Few groups rely on other departments like Accounts Payable — which isn’t always a good thing (especially if you ask them!).
There is a way to take those ties that bind and turn them into an opportunity to wipe out two of the biggest inefficiencies that slow your A/P folks down.
Here’s what they are and how people in the procurement process can help.
A/P Inefficiency #1: Incorrect info in your master vendor file
Naturally when you start working with a new vendor, A/P sets up the payment info in your system: name, business address, etc. Then the invoice comes in and the info on it doesn’t match what your have in your vendor file.
That can mean changing the info in your system, which exposes you to miskeys and even more mistakes.
Your best ally? Purchasing. See if purchasers would be willing to ask more questions of suppliers to verify that the info A/P has is right — before that first invoice ever reaches your company. It’ll keep A/P from having to scramble to make changes before a check is cut.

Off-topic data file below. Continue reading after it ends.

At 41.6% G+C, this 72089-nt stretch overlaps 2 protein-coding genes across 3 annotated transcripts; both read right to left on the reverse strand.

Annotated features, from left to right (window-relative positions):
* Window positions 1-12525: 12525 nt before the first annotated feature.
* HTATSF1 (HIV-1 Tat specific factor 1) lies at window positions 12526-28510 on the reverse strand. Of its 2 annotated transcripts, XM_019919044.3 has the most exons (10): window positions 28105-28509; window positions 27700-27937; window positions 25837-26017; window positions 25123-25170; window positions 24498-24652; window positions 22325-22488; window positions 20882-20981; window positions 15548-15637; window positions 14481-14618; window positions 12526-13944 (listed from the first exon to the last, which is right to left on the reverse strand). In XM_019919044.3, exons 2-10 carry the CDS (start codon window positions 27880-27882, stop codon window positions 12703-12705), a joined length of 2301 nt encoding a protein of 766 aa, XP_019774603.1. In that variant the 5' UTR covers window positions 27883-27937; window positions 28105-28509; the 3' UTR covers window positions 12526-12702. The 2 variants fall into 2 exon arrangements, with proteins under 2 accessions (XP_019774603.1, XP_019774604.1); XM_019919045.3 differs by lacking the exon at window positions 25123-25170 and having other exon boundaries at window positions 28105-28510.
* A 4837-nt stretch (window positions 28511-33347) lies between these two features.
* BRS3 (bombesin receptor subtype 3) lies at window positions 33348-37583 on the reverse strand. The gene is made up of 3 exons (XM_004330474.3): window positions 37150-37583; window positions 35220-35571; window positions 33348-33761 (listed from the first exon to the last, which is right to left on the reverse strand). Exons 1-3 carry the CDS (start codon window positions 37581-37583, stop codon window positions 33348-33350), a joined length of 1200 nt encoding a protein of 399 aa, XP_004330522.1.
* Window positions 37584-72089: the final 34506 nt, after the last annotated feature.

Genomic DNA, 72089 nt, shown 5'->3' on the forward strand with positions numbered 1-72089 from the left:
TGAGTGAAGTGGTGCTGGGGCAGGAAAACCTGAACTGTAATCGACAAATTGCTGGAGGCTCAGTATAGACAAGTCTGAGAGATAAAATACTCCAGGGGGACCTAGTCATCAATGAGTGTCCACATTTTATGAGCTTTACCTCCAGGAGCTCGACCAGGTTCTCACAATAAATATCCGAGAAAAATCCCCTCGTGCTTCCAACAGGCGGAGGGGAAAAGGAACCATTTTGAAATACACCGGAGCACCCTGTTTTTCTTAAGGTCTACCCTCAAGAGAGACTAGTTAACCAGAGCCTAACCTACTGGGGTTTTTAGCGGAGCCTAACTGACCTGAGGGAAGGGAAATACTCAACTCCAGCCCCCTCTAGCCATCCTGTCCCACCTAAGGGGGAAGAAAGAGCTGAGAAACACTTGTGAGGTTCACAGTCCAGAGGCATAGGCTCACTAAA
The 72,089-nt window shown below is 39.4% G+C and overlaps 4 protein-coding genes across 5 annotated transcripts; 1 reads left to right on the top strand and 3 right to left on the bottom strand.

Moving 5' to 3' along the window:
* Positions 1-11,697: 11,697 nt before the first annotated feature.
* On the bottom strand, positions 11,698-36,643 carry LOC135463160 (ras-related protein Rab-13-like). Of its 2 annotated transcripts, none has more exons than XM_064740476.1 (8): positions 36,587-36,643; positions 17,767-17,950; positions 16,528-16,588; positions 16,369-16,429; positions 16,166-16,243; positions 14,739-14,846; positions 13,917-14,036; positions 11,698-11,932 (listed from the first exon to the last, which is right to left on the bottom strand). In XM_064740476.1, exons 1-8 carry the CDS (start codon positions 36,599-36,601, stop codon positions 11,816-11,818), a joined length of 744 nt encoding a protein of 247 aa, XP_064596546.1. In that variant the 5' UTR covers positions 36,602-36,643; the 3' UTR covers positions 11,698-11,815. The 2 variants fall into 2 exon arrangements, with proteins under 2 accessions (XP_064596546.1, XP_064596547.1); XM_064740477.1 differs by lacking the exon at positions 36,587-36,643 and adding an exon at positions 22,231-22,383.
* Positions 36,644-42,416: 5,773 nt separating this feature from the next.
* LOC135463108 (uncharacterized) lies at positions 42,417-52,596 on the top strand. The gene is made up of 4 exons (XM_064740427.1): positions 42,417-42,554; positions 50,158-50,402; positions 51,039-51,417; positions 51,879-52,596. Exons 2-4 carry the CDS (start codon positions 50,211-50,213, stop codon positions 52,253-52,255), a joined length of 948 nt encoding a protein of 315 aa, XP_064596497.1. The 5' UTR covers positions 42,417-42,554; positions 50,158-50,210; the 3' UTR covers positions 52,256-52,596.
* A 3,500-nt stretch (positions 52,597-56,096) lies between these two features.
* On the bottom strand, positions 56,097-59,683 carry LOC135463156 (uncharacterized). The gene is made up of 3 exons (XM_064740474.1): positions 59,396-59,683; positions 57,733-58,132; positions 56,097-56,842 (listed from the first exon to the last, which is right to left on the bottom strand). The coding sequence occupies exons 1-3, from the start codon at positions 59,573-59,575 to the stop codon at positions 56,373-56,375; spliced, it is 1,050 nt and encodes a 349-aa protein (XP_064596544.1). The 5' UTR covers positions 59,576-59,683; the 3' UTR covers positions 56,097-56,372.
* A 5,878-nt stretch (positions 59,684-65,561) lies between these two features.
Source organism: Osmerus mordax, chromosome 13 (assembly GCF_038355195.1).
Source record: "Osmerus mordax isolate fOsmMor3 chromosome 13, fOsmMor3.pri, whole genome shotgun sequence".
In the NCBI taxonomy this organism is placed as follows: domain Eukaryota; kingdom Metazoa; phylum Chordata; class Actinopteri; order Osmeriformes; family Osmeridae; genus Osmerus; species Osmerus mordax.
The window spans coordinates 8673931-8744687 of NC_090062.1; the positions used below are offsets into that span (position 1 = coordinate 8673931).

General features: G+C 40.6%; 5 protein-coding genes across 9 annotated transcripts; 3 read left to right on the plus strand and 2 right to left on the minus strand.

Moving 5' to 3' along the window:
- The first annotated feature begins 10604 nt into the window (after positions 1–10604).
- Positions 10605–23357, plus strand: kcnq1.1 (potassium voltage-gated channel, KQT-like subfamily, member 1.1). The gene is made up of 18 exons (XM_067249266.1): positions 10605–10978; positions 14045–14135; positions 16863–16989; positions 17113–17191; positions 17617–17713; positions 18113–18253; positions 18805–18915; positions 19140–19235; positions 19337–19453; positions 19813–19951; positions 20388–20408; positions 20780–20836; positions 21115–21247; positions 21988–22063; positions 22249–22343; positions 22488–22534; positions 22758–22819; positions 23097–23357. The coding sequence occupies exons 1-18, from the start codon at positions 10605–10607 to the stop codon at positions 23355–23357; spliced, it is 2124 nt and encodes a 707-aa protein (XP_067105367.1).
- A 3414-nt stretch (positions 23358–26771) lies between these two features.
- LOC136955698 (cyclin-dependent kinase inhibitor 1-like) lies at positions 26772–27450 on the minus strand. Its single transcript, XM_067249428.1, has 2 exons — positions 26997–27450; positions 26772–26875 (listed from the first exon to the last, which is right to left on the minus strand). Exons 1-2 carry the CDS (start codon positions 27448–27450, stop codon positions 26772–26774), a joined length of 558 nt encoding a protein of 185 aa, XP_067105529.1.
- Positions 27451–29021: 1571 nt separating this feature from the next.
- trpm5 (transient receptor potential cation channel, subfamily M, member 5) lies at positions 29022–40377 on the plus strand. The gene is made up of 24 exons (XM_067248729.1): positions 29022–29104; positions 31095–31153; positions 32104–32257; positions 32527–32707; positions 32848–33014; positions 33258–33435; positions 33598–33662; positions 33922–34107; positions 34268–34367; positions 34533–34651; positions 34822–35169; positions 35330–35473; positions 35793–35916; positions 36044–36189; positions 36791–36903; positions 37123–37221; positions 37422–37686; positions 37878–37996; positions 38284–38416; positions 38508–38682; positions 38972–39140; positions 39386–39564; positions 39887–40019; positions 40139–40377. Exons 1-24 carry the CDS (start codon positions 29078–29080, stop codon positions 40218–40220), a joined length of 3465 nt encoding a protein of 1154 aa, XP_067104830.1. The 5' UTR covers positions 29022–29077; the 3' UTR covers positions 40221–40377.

A/P Inefficiency #2: The month-end backtrack
Too often A/P feels like it’s at the mercy of other departments when it comes to getting the info they need to do their jobs. One particular time that happens? Month-end. That’s when a lot of Payables folks feel like they’re running around like crazy.
One company we know, for example, tracked all its fixed assets with a form they entered into their accounting system for purposes of depreciation.
Trouble was, A/P didn’t have certain critical pieces of info, like where the items were being used. So during already-busy crunch time, they were wasting time hunting for that info.
Your best ally in a situation like that? Receiving. The folks on the docks have a lot of insight — including items’ serial numbers and where they’re going to be used. By asking your receivers if they can supply this info up-front (and on a regular basis), your staffers won’t be caught in an 11th hour crunch.
With those two administrative snags out of the way, your A/P staff can devote more time to things like capturing more prompt-pay discounts.